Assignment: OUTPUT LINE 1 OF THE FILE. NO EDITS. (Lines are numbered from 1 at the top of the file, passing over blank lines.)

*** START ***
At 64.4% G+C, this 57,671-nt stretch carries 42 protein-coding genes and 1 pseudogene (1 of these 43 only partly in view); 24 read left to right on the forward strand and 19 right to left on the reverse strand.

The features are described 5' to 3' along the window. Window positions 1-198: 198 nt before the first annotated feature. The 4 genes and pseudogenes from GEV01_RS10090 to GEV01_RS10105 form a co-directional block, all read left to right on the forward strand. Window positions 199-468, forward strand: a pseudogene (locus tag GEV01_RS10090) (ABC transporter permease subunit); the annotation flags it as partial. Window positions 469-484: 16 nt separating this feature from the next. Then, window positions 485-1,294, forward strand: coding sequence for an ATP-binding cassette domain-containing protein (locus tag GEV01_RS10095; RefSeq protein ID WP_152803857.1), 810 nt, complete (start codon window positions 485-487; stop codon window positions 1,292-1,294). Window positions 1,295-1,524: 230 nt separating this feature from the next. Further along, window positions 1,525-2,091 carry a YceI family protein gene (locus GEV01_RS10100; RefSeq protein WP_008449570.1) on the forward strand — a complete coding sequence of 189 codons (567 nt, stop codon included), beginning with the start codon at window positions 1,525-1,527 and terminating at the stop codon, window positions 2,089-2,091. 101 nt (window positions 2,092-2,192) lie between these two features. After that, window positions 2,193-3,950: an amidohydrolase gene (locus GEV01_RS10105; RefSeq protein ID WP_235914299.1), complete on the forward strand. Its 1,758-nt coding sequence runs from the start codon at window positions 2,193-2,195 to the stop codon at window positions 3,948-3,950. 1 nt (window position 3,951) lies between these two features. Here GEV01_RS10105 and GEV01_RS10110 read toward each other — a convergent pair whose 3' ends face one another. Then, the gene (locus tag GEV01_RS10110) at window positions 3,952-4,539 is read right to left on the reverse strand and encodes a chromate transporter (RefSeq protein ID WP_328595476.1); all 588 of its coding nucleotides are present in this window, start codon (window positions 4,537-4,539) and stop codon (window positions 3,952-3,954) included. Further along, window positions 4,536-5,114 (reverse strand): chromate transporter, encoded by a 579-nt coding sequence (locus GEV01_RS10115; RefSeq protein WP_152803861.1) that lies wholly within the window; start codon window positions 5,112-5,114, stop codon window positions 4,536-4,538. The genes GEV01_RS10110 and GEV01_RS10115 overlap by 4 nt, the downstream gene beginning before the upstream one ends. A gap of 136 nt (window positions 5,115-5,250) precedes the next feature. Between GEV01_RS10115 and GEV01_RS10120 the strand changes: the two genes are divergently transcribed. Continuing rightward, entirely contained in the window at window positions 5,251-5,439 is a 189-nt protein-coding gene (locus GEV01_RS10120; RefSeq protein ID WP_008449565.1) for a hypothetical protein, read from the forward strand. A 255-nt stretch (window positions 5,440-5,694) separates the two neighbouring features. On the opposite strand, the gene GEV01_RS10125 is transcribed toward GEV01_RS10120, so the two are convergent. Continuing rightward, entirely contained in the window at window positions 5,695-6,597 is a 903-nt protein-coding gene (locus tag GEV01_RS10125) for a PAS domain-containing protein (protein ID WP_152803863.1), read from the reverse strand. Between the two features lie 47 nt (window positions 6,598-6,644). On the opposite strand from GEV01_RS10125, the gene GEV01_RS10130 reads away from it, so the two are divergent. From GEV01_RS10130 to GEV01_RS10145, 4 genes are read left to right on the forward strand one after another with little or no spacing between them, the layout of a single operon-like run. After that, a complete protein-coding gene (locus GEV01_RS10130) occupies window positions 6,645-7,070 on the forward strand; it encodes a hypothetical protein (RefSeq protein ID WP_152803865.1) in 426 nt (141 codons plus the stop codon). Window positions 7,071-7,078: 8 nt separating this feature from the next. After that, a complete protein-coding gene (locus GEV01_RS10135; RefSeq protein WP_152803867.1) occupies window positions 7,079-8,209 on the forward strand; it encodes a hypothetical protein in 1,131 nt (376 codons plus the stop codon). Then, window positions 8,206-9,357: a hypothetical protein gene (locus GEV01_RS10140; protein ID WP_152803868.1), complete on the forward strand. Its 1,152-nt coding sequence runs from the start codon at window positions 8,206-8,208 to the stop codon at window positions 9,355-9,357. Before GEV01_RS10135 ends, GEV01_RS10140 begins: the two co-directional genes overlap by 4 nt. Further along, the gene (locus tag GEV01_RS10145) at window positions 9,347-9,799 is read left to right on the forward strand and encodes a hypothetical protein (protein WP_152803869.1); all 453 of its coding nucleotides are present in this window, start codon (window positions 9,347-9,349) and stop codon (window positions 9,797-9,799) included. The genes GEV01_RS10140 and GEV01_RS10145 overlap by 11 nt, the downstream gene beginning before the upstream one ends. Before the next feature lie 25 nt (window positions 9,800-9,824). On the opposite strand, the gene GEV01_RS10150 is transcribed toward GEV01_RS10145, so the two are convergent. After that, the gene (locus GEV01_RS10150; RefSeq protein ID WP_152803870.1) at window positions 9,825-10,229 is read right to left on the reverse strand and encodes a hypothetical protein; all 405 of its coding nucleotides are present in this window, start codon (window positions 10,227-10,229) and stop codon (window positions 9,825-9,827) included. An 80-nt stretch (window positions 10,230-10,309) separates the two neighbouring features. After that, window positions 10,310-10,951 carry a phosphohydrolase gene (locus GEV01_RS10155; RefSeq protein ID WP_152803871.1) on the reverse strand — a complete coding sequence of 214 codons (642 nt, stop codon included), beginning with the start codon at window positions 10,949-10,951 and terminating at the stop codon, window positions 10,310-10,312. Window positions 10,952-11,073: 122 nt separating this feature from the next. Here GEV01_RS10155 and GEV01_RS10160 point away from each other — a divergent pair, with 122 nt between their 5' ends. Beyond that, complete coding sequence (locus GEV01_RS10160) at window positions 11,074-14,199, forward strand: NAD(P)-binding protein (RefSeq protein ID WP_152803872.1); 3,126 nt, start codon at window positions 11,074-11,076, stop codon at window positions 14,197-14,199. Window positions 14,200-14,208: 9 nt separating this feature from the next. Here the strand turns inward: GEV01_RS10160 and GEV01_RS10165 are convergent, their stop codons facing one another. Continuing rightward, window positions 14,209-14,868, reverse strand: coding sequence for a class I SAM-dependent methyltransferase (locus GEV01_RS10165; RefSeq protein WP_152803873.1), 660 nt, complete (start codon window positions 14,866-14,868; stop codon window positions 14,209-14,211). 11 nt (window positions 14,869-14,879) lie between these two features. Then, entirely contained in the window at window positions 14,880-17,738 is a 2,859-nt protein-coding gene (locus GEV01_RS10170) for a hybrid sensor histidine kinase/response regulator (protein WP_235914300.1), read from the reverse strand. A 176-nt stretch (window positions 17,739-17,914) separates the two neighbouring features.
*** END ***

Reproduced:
At 64.4% G+C, this 57,671-nt stretch carries 42 protein-coding genes and 1 pseudogene (1 of these 43 only partly in view); 24 read left to right on the forward strand and 19 right to left on the reverse strand.